'Where else but on the lane was there such a merry, early morning chirping going on at every hour of the day and night? The barkers and cardinals and meadow larks all seemed to sing together:
'"Lookie, lookie, lookie! Invent now! Be a millionaire by noon!"
'Broken Bench Lane was the gaudiest-appearing of all those little streets and ways that tumbled and twisted down the green slopes all the way from Standpipe Hill to the south edge of town till they disappeared in the verdant haze beyond which, in the misty distance, rose Beautiful Downtown Broken Arrow. There were not streets and arteries like these everywhere, not like this bunch: Jenks Road, Clown Alley, Harrow Street, Five Shill Road, Lollywaggers' Left-Hand Lane, Speckled Fish Road, Leptophlebo Street, Trotting Snake road, Broken Bench Lane! And the brightest jewel of them all was Broken Bench...
'These streets are not necessarily located in the order here given. There are many other streets, better kept and broader, that intrude between these. Half of these arteries are not even proper streets in the sense of accepting vehicular traffic; they are mere pedestrian walks or paths or alleys. (Broken Bench was in between the categories in that it accepted vehicles, but for only one hour a day.)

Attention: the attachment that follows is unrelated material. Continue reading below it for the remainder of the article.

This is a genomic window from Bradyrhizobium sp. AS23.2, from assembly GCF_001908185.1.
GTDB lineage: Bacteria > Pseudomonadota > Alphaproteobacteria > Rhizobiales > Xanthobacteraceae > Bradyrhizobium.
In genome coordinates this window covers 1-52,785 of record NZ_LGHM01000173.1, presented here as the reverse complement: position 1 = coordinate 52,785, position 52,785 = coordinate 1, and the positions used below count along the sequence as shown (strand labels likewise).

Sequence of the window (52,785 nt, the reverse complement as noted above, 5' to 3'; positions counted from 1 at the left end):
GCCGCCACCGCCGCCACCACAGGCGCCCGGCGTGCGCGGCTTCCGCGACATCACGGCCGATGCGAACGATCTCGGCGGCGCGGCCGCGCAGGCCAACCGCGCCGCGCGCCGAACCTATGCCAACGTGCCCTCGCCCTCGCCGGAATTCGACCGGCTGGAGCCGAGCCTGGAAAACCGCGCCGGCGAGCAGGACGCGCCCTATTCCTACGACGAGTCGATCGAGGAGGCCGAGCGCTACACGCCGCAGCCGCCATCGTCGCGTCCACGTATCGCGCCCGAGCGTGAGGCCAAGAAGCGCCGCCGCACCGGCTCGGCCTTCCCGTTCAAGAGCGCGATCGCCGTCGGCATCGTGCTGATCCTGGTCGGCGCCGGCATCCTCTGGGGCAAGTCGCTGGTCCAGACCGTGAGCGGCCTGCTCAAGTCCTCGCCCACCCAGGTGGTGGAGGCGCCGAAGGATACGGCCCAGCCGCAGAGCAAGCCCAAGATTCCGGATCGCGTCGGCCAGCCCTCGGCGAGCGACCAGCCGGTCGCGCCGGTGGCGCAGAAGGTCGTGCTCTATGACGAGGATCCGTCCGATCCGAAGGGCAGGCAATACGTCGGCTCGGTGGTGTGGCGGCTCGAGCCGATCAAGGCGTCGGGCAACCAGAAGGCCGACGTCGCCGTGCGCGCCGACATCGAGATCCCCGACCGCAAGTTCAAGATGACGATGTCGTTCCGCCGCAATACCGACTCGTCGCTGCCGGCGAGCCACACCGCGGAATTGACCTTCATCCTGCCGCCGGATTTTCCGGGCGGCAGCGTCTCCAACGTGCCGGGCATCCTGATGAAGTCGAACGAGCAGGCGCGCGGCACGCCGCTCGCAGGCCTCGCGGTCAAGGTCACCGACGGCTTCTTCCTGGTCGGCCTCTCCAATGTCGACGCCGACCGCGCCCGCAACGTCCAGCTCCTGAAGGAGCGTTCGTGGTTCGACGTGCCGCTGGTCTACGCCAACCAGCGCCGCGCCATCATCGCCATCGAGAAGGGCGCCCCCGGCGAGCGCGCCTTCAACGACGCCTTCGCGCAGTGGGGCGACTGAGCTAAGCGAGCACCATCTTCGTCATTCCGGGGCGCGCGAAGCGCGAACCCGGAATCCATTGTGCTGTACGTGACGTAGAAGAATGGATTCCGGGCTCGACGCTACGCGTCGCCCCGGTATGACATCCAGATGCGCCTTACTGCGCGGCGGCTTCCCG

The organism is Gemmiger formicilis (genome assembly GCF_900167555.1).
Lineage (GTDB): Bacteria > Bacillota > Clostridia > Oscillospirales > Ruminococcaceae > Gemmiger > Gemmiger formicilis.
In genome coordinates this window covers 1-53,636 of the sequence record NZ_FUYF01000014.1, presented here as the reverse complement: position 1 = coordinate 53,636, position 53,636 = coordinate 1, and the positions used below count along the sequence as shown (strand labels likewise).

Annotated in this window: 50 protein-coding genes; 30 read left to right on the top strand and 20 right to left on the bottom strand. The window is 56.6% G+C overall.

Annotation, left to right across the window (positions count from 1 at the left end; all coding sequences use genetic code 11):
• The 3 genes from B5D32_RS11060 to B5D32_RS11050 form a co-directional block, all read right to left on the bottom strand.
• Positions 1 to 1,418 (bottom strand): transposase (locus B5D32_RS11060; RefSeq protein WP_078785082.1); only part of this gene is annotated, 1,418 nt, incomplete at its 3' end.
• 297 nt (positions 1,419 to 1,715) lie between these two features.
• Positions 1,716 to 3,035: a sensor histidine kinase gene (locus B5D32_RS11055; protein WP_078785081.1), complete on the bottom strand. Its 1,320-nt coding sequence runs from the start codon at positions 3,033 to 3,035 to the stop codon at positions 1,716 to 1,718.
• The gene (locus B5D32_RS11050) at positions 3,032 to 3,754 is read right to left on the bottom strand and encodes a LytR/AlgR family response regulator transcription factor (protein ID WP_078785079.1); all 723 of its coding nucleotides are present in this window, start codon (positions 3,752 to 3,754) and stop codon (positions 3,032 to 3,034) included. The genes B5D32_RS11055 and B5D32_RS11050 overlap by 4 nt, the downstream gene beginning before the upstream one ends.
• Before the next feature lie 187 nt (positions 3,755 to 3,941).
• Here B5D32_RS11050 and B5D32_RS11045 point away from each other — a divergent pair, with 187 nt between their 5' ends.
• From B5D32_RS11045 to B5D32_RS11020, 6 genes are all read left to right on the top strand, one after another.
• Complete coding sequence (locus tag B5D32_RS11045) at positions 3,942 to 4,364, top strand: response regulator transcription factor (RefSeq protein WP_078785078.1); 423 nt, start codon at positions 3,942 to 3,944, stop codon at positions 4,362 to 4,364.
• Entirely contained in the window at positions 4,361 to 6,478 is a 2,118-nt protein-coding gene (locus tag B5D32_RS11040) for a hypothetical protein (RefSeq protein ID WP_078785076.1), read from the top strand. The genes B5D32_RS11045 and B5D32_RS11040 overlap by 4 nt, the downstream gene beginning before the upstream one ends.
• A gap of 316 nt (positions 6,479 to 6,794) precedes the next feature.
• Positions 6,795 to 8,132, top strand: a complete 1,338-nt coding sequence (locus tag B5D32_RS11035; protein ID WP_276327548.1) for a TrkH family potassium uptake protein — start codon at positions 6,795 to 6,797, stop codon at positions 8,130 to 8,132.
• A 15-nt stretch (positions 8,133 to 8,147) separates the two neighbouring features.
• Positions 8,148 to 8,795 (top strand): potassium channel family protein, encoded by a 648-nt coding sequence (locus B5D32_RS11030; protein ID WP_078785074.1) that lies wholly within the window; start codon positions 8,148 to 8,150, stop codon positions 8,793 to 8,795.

'Quentan Whitebird, in his monumental work Forgotten Lanes and Byways of Tulsa, refers to this cluster of little streets (plus four others, and with Lollygaggers' unaccountably left out) as "dream streets". Well, there is a green haze over all of them that is very like a summer afternoon sleep. Even in the brightness and hustle of some of them, there is always this noddiness or nappiness. And there is the frightening snapping-out of it also, and the raffish terror at realizing that one hasn't quite snapped out of the spell after all...
'Broken Branch was the brightest and most hustling of all those little roads. What factories and shops there were there! What venture-houses! What money coining enterprises! What dreams that had taken flesh in solid crab-orchard stone with tomorrow-glass facades! There were bustling manufactories and tall financial empires and inventories (well, what do you call the studios where inventors work?). There was all the flowing lifeblood of newness. The Lane was so crammed with newness that those who visited it only once a day were always dumbfounded by the changes in it. Here were the waves of the future sold by the gallon or barrel or oceanful.'
-R. A. Lafferty, 'The Funny Face Murders' (1980)